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Showing items tagged with "David Grossman" - 4 found.

Reaching inbox zero after taking a vacation

Posted Monday August 3rd, 2015, 3:29 pm by

Holidays are meant to be a time to relax and unwind.  However, 80% say that dealing with the holiday email backlog is one of the most stressful aspects of being on vacation according to a survey conducted by Mesmo Consultancy.  This is not surprising when you realise that most business people (and especially executives and PAs) feel that at least 50% of the emails they receive are unnecessary.  One survey recently put it as high as 75%.  Little wonder dealing with the holiday back log can seem quite daunting.

It does not have to be that way.  For those just back from leave and who did not either adopt Mesmo Consultancy’s email detox  plan, or take David Grossman’s email free vacation pledge) here is a tried and trusted five point plan to reduce the holiday email backlog and quickly reach inbox zero.

Holiday emailoverload 2015

Spending the first hour talking to your colleagues will help you discover far more rapidly what is high priority and needs your attention rather than trawling unprepared through your inbox.

When you tackle the inbox set aside a specific block of time (eg 3 hours).  Group your emails by person, subject, date etc. Use the conversation view (threads) to see the whole picture before replying too quickly.  You may even feel you want to reply only to the emails sent to you rather than where you are Cc’d.

As you open each email, handle it once and once only.  Avoid scanning emails and then having to go back as this wastes time. Action each selected email as you read it using the four Ds principle; deal, delete, delegate or defer action.  In the latter case flag/mark it for attention and tell the sender when they can expect a reply.

Still too much email, then declare email bankruptcy.  You can be very sure that if an email was that important the sender will soon re-send it once they realise you have not responded.

What ways have you found useful to have a clean inbox and reach inbox zero after being on vacation?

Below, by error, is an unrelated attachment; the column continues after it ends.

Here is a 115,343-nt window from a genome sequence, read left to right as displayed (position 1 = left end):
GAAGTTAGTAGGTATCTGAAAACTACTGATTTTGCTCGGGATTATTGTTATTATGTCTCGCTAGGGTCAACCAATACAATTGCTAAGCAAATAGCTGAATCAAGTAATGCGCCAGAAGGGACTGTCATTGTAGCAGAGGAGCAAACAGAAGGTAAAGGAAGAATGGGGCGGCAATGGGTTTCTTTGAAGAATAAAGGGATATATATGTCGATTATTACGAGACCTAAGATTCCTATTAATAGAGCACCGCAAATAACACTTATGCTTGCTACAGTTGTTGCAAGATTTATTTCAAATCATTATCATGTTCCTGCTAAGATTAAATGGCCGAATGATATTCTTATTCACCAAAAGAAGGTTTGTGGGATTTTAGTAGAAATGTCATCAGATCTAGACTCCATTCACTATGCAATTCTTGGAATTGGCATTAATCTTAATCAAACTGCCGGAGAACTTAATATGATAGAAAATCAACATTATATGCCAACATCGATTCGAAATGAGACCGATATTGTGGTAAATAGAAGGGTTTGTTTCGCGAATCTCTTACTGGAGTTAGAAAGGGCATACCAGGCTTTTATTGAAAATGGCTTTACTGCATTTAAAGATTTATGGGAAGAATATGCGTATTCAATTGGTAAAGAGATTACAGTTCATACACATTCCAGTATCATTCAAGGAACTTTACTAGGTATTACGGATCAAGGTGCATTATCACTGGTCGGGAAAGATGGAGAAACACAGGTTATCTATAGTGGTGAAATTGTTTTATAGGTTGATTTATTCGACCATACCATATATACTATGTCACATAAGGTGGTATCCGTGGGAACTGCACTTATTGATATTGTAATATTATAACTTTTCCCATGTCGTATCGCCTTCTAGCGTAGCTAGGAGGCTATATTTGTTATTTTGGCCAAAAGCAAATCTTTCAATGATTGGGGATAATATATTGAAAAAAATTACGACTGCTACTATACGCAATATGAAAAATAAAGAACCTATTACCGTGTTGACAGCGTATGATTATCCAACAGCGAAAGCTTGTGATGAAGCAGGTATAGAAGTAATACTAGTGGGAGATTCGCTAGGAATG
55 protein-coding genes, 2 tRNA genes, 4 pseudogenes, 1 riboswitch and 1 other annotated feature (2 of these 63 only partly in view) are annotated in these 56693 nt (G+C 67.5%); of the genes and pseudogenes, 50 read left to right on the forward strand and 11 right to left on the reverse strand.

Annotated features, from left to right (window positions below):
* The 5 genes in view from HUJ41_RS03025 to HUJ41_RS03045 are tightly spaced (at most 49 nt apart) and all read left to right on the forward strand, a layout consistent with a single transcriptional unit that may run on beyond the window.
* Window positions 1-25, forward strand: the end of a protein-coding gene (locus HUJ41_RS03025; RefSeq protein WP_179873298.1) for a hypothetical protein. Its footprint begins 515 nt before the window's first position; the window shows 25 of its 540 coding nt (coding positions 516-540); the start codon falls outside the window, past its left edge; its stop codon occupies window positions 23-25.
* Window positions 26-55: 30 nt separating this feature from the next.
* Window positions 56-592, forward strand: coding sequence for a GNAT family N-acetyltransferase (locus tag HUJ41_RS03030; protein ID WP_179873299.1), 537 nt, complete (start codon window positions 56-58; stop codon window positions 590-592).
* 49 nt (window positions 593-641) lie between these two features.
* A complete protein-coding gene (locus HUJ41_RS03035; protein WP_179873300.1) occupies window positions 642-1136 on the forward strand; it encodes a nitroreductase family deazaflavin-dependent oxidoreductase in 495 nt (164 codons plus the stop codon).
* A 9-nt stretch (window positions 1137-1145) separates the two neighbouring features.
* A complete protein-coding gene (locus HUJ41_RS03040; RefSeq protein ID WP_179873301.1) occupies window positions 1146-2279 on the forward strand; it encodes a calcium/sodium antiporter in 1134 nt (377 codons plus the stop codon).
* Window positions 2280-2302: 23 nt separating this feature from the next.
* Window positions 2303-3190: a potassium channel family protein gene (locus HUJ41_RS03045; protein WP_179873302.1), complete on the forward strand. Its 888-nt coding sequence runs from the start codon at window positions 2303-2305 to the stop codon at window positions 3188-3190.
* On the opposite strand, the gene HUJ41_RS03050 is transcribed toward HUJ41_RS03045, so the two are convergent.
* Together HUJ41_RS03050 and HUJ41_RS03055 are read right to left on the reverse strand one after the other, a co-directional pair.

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Creating a More Effective Email Communications Culture: Guest blog by David Grossman

Posted Friday January 24th, 2014, 4:12 pm by

In the final part of this series of interview with David Grossman, he reviews what are the barriers and drivers to creating a more effective email communications culture.

Monica: What do you see as the principle issues restricting the use of email within organizations?

David: Limiting email and reducing abuses is a step in the right direction, especially for middle managers.

We conducted research of 1,100 executives, senior leaders, managers, and employees on their perceptions of e-mail.

Our 2012 email perception study, “Enough Already! Stop Bad Email,” shows that when it comes to email overload, it’s the middle managers who feel the most pain:

  • Middle managers typically spend 100 hours (6,000 minutes) a year on irrelevant email
  • They are 50 percent more likely to access work email outside of normal business hours
  • 30 percent experience work-life balance issues
  • 20 percent fear missing relevant information
  • 21 percent experience stress

And yet, they don’t want their ability to use email taken away or even interrupted.  83 percent of middle managers agree that email is an effective and necessary communication tool, and only 15 percent said that limiting email during normal business hours would be very effective. Our research suggests that to melt the iceberg that is the “Frozen Middle,” companies need to do a few things:

  • realize that the responsibility to improve is at the individual and organizational levels
  • agree on email expectations and get leadership in board
  • promote e-tiquette to reduce overload

All that said, limiting email and stopping abuses isn’t the ultimate solution to improving employee engagement, work-life balance, and productivity. Really, it’s a Band-Aid because the much larger issue is about ineffective communications inside organizations today, which is negatively affecting business results.  That means leadership needs to assess and improve the overall communication system for the organization.

Monica: How can we improve this situation – top three tips.

David:

  1. First, determine whether email is the right communication tool: As you assess whether email is the right vehicle, consider its limitations and your strategy for getting feedback. Use email when you need to provide one or multiple audiences with a brief status update in the body of a message, deliver a longer message or information as an attachment to your intended receivers, or prompt the receiver(s) to view web-based content or other content that’s attached. Don’t use email to give bad news or to give complex, detailed or lengthy information or instructions.
  2. Commit to using email more effectively oneself: I’m a believer that the number of emails one receives is proportional to the number of emails one sends. Before you send, ask yourself, “Should my message be communicated face-to-face or voice-to-voice instead?” Make sure your email is relevant, and ask “Is the information pertinent to my recipient? Do they really need to read my message?”